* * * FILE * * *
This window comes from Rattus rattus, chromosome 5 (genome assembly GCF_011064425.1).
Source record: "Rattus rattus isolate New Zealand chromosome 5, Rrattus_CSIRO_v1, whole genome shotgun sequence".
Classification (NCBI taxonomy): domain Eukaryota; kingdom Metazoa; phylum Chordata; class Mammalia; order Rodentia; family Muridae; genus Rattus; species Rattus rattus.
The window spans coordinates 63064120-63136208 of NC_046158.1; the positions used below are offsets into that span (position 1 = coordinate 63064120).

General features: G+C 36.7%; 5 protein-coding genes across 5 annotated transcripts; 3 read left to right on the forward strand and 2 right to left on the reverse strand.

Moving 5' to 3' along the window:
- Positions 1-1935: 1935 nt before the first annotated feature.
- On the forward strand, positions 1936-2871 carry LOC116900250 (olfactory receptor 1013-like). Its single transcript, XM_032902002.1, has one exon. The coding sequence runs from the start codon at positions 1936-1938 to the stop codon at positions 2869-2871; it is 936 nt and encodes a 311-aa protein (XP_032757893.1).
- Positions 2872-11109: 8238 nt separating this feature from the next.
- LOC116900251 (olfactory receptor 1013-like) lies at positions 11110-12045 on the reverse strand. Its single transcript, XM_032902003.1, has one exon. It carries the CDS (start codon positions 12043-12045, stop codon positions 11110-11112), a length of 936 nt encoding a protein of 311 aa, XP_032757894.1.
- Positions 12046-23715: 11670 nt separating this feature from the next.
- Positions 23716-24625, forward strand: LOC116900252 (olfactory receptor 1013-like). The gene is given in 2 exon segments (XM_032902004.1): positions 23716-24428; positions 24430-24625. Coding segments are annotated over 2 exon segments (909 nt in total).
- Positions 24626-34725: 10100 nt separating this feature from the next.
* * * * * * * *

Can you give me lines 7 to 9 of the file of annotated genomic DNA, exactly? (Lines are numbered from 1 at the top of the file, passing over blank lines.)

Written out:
- Positions 1-1935: 1935 nt before the first annotated feature.
- On the forward strand, positions 1936-2871 carry LOC116900250 (olfactory receptor 1013-like). Its single transcript, XM_032902002.1, has one exon. The coding sequence runs from the start codon at positions 1936-1938 to the stop codon at positions 2869-2871; it is 936 nt and encodes a 311-aa protein (XP_032757893.1).
- Positions 2872-11109: 8238 nt separating this feature from the next.